Hannah Nowlan is an emerging artist having completed her Bachelors in Fine Art Drawing and Printmaking with Victorian College of the Arts (VCA) in 2015, Hannah currently works out of her home studio as a visual artist and partner in her family business ‘Grain of Descent’. In this conversation we chat about her career journey, influences and self care practices.
Considerably influenced by the surf culture of Victoria’s coastline, your work attempts to communicate the relaxed and therapeutic atmosphere of Australia’s vast natural landscapes. Has place always played a role in your practice, and where do you believe this stemmed from?
My practice is a form of therapy and release, in order to process the world around me. I do believe my art practice is subconsciously and consciously very in-tune with my my surroundings both internally and externally at any given time. It has been this way for as long as I can remember and in many ways, this notion is at the crux of why I make in the first place.
My physical and emotional state plays a large role in shaping the artwork I create which can be directly influenced by place, as well as person. It's obvious to see the visual changes within my work over the past few years, as my inner and outer surroundings have changed they transpire within my work in different forms. Most of my paintings can take on very literal interpretations of a present moment however the language I use to process these feelings are quite symbolic rather than factual, leaving the works not as illustrations but as abstractions.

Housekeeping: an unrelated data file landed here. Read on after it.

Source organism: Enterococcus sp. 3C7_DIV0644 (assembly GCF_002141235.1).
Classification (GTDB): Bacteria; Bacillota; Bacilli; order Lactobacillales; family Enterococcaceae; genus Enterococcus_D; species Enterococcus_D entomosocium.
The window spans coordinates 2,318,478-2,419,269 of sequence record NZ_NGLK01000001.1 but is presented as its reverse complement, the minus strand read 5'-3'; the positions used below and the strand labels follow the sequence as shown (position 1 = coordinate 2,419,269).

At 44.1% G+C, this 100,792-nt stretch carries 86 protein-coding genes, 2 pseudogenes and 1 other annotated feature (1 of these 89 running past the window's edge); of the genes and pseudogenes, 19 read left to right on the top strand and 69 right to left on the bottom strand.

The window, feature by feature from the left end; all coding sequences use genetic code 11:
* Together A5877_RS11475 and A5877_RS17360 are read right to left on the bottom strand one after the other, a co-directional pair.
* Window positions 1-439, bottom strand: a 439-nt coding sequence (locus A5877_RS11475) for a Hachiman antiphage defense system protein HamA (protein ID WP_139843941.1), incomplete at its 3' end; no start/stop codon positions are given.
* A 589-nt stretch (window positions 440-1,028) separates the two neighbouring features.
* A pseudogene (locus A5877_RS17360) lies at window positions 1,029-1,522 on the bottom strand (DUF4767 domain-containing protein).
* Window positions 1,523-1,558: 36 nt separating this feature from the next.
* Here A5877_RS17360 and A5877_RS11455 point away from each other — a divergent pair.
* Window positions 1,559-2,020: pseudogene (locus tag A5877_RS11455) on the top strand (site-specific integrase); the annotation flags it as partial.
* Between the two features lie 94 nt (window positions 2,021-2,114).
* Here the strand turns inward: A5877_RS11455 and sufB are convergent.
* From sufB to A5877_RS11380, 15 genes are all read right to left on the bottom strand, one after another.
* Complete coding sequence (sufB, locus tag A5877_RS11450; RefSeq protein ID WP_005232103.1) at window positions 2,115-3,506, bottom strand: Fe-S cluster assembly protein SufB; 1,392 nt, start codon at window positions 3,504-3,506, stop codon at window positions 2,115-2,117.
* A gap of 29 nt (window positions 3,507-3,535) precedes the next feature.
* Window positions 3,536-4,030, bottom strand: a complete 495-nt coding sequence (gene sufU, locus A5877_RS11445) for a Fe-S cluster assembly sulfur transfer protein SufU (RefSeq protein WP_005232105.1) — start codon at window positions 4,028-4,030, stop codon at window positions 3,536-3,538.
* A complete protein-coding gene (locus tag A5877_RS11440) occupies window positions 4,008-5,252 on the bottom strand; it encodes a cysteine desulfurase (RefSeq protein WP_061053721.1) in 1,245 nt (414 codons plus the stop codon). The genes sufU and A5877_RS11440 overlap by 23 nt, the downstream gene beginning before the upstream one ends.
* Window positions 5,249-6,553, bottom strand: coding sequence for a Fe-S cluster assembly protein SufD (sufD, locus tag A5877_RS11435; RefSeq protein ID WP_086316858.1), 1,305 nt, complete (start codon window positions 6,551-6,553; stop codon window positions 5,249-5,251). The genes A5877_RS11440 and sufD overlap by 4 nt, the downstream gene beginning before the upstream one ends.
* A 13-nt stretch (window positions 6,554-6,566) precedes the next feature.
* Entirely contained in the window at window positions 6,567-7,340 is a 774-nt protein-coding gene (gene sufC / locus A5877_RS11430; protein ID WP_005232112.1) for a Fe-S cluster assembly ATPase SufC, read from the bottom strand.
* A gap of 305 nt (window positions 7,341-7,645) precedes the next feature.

You took part in a residency at the University of Lisbon Faculty of Fine Art in Portugal, no doubt this was a career highlight! How has this experience shaped your practice, and would you ever do something like it again?
This international artist residency was a real game changer for my practice. It allowed me the time to experiment and trial whilst also build a more primitive approach to image making. The change of scenery but also the culture and exposure to a mythological history of Portugal was very enchanting and inspiring. It definitely gave me more confidence in my own work and the drive to push myself out of my comfort zone.
I’m definitely considering partaking in another artist residency program, hopefully, early next year. I’m not sure where yet but I am leaning towards staying within Australia but perhaps travelling somewhere rural and outback.
"My art practice is subconsciously and consciously very in-tune with my surroundings both internally and externally at any given time...this notion is at the crux of why I make in the first place."
Beyond painting you work across several disciplines, such as ceramics, leatherwork, dressmaking and furniture making. Do you find that these mediums influence each other, and what made you pursue other artistic expressions?
I see myself more as a maker rather than a painter. I’ve always been making things ever since I was really young and I believe creativity has been ingrained in me from my childhood. Because of this I see my practice as stemming across many mediums and disciplines in order to create whatever it is I feel inspired to make. I feel that limiting yourself to just one medium can often hinder creativity rather than allowing it to flourish. Some ideas work beautifully in image form, where as others are best developed with functional uses or are apart of the everyday.